There's been a flurry of activity in Congress over the past month as legislators clear off their desks and prepare to leave DC for the August recess. The cheat sheet we've created below summarizes the most significant food and agriculture related bills they've been working on, why they're important and their current status.
This week, we're thinking about the impacts - both positive and negative - of technology. From trains spilling oil to drones uncovering factory farm pollution, it's a lot to make sense of. Eco News is here to help.
Under a tent at Chicago's Green City Market, Chef Sandra Holl began selling delicious pastries with a local, sustainable touch. Four years later, she and her husband Mathieu established a brick-and-mortar location and have been dedicated to local farmers ever since. Read on to find out how Sandra keeps everything from her ingredients to food waste local and sustainable.
Americans eat over four pounds of shrimp per person per year, but the environmental and ethical problems facing the shrimp industry are staggering. Learn all about the diminutive crustacean and find out the best ways to choose sustainably and ethically produced shrimp in this week's Real Food Right Now.
When you find yourself in Las Vegas during the sweltering, 108-degree heat of the summer, is there a better way to beat the heat than to head to the sweltering, 125-degree heat of Hoover Dam? That's just what one of our staff members did recently. Check out her photos of the dam and of a rapidly declining Lake Mead.
A big part of sustainability includes protecting the Earth's creatures and habitats. On top of other Eco News, this week we bring you stories from the food, water and energy sectors about protecting the natural world - from bees, to the marshes of Iraq, to a desert island's unique dwellers.
Meet our latest Eat Well Hero, Michigan Chef Matthew Pietsch of Salt of the Earth, a rustic American restaurant focused on seasonality and sustainability. Chef Pietsch's dedication to sustainability and local cuisine includes planting and managing a huge garden (fed by compost from scraps from the restaurant) and regular trips to his local farmers' markets.
Summertime and gin go hand in hand. If you're the cocktail drinking type, nothing is better on a warm day in the sunshine than a gin and tonic on ice with a slice of lime. However, gin wasn't always so respectable. It was the favored drink of the poor, the down and out and of sailors - but it's come long way since then. And after it fell from favor in the last few decades, gin is getting a second look from craft distillers both here and abroad.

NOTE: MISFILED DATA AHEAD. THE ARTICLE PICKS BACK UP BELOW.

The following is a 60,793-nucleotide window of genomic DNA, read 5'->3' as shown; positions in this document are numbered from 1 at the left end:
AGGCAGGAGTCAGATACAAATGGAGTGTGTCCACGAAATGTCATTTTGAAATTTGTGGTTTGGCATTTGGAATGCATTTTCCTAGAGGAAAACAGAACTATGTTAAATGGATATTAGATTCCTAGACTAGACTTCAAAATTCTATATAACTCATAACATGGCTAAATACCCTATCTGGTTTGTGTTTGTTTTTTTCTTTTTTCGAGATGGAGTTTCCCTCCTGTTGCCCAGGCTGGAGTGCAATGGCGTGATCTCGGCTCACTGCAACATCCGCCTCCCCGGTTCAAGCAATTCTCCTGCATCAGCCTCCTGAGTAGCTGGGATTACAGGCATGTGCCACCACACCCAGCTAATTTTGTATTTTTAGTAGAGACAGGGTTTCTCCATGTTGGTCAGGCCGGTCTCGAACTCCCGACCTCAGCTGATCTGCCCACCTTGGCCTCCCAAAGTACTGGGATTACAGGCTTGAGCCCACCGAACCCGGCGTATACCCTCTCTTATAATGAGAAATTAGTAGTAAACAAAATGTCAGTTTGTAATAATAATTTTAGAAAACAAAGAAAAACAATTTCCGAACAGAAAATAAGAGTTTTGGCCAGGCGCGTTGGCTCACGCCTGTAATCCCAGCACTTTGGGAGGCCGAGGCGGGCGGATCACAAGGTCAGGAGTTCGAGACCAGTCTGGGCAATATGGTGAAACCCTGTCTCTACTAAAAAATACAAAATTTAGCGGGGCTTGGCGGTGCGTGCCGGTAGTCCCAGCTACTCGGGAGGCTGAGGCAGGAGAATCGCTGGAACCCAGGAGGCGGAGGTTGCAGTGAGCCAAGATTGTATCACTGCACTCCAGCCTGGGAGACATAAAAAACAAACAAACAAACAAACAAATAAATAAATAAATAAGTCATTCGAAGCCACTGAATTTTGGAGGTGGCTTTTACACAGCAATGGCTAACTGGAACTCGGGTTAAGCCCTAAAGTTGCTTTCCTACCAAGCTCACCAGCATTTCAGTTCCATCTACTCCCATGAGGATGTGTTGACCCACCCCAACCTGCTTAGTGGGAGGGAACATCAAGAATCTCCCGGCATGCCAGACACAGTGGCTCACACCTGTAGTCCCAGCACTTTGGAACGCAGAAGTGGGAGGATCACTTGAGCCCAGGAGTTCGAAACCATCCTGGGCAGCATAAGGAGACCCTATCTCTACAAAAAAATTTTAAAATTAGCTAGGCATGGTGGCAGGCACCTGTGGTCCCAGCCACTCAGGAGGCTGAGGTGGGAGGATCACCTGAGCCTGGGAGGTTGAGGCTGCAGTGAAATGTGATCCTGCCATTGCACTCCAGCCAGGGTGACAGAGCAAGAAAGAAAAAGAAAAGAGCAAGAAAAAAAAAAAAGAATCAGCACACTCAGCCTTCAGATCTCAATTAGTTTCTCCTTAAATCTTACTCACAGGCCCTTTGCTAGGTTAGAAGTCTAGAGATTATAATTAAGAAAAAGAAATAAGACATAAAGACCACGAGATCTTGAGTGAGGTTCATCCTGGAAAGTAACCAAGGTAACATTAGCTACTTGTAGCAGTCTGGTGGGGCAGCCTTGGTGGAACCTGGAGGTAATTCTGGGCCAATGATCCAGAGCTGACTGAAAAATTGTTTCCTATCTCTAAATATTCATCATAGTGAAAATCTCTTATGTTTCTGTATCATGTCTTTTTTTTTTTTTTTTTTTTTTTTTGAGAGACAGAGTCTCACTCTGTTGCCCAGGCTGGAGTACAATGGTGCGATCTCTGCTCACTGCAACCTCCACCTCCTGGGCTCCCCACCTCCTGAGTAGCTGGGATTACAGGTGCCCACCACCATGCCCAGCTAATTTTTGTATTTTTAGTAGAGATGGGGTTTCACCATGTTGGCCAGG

We've all heard it many times from our mothers, doctors and even Michelle Obama: eat more fruits and vegetables. But for millions of Americans, finding fresh food can be difficult. Local and organic food has become popular in mainstream culture, but a truly sustainable food system is impossible unless everyone can afford, and has access to, fresh, healthful food.
Fans, air conditioners, sitting in the shade - there are lots of ways to stay cool on hot days. Many options for cooling, like air conditioning, require energy. Let's take a closer look at air conditioning, its efficiency and a few alternative cooling options.
Sometimes it's the little things we do that make the biggest impact - especially when they inspire others. In this week's EcoNews, many of the stories we found are about just that: a food pantry brings produce to low-income people, a tweak in wording helps Californians save water and it's now easier for under-served communities to get solar. See these stories plus more!
Ok, so maybe there is no nonprofit called SkipShowersForBeef.com, but the Yes Men stunt does raise an important discussion about the vast amount of water involved in beef production. Here we add to that discussion -- if you eat beef, which kind of beef you choose makes a big difference.
People dedicated to sourcing, preparing and serving local, sustainable food are vital to the sustainable food movement. Chef Joel Miller at Ravine in Mississippi doesn't just source sustainable food - he regularly visits the farms that supply his kitchen, shops at farmers' markets multiple times per week and even raises some of Ravine's ingredients on-site. Read on for an interview with our latest Eat Well Hero!
In the modern American diet, bug eating is generally confined to the dare - but things are rapidly changing. Crickets are acquiring a dedicated following as a sustainable, versatile - and some say delicious - food. Easy to raise and prepare, and with a pleasantly nutty flavor, crickets may be just the bug to ease us in to insect-eating.
Even the best plans sometimes leaves us with a little more produce than time - and it's not uncommon to face a crisper drawer that is threatening to expire. In those moments, turn your extra vegetables into quick pickles! Mix it up with different seasonal veggies and flavors, and enjoy these pickles all summer long.
If you're a shark lover, we don't need to tell you that this is Shark Week, the Discovery Channel's sensational celebration of all things shark. Instead of faux documentaries and specials that play on bloodthirsty stereotypes, let's respect that the ocean is home to these curious, powerful animals. Let's reclaim shark week!